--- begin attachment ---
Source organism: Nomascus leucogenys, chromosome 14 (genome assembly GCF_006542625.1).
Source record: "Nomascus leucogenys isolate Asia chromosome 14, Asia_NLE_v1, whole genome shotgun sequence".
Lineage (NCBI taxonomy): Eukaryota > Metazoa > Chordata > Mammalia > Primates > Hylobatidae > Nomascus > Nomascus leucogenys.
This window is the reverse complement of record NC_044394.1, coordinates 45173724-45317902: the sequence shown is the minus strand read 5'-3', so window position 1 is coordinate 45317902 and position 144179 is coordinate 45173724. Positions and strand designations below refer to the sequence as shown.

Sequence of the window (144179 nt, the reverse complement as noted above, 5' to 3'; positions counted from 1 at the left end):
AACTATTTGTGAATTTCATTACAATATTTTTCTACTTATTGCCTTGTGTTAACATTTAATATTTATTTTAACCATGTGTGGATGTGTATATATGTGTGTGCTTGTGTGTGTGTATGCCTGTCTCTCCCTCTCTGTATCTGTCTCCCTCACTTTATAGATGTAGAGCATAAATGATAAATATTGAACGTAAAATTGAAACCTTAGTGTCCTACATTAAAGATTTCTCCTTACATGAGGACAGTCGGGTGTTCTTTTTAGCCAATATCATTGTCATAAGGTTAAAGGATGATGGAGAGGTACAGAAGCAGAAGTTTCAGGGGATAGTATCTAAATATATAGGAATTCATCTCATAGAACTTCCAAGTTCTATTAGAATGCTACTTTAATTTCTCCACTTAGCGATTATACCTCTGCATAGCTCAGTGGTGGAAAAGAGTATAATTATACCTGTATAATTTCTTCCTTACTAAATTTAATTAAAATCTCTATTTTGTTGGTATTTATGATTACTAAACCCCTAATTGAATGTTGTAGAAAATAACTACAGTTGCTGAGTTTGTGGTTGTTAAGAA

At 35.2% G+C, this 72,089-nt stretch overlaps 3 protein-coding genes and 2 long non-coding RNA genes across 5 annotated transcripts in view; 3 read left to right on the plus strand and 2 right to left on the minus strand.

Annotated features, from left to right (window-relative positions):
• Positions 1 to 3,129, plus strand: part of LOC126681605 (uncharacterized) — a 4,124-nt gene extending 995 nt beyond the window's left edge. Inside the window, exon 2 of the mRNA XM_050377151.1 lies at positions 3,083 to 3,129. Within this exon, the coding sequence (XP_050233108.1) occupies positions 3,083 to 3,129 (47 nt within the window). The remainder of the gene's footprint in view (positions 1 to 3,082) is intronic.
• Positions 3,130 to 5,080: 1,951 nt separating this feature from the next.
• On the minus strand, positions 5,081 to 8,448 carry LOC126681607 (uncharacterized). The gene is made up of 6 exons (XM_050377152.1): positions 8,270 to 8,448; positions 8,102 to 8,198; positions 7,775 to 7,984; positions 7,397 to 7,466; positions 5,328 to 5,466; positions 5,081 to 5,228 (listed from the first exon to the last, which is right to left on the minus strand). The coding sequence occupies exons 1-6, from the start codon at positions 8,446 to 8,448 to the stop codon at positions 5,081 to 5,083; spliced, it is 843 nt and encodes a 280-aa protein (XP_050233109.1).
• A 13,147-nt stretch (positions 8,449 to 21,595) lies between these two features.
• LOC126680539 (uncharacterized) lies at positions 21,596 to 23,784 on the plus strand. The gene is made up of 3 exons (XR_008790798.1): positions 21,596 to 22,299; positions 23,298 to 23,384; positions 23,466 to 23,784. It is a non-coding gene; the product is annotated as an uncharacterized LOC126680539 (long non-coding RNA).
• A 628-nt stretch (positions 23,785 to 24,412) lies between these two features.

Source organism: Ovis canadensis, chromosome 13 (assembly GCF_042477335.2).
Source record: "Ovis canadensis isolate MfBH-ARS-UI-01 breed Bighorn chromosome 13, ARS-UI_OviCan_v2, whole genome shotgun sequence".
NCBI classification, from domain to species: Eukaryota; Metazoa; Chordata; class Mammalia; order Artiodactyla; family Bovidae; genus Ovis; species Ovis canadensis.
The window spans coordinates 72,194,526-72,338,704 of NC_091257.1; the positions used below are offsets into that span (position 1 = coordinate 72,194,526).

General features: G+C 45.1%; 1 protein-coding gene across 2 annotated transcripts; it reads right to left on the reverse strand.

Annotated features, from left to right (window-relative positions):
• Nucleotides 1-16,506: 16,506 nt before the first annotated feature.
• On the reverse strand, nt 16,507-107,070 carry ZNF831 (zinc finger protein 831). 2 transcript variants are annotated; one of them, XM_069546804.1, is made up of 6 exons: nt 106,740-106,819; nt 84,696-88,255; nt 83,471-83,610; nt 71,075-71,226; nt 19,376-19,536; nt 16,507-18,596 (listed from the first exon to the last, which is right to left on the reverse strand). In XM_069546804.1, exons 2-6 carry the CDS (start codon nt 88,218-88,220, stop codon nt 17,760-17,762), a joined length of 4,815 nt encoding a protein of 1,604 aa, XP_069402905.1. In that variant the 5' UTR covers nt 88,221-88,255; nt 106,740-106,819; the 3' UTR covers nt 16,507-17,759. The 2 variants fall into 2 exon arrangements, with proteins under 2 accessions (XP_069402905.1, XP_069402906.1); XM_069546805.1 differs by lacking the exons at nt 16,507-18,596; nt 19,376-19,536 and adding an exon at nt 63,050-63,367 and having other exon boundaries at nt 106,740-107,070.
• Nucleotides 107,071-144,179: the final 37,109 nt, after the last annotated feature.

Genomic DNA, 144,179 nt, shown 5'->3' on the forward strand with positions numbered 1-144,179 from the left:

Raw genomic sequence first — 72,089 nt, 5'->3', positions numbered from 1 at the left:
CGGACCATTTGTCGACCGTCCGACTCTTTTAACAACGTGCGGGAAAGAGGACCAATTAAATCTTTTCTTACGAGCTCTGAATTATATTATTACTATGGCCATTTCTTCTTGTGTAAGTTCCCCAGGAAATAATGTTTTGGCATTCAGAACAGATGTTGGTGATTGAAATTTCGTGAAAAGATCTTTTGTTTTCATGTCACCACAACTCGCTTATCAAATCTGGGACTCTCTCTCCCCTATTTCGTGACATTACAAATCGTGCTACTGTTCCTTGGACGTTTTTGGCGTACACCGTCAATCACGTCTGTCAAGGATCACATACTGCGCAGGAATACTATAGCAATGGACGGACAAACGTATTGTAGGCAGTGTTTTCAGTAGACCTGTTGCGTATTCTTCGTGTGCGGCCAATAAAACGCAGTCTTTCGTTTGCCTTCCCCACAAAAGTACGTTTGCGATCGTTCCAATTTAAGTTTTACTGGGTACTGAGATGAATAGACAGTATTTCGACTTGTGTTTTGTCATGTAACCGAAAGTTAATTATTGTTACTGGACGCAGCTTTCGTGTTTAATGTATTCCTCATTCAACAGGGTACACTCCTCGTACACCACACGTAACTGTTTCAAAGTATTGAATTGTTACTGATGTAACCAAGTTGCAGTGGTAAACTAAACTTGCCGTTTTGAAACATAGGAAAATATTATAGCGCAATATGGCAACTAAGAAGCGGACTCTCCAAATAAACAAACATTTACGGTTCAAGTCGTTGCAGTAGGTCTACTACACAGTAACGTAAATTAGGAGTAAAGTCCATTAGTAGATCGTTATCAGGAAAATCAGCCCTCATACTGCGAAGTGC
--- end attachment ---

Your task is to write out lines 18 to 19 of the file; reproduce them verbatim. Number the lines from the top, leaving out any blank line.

The window spans coordinates 72,194,526-72,338,704 of NC_091257.1; the positions used below are offsets into that span (position 1 = coordinate 72,194,526).

General features: G+C 45.1%; 1 protein-coding gene across 2 annotated transcripts; it reads right to left on the reverse strand.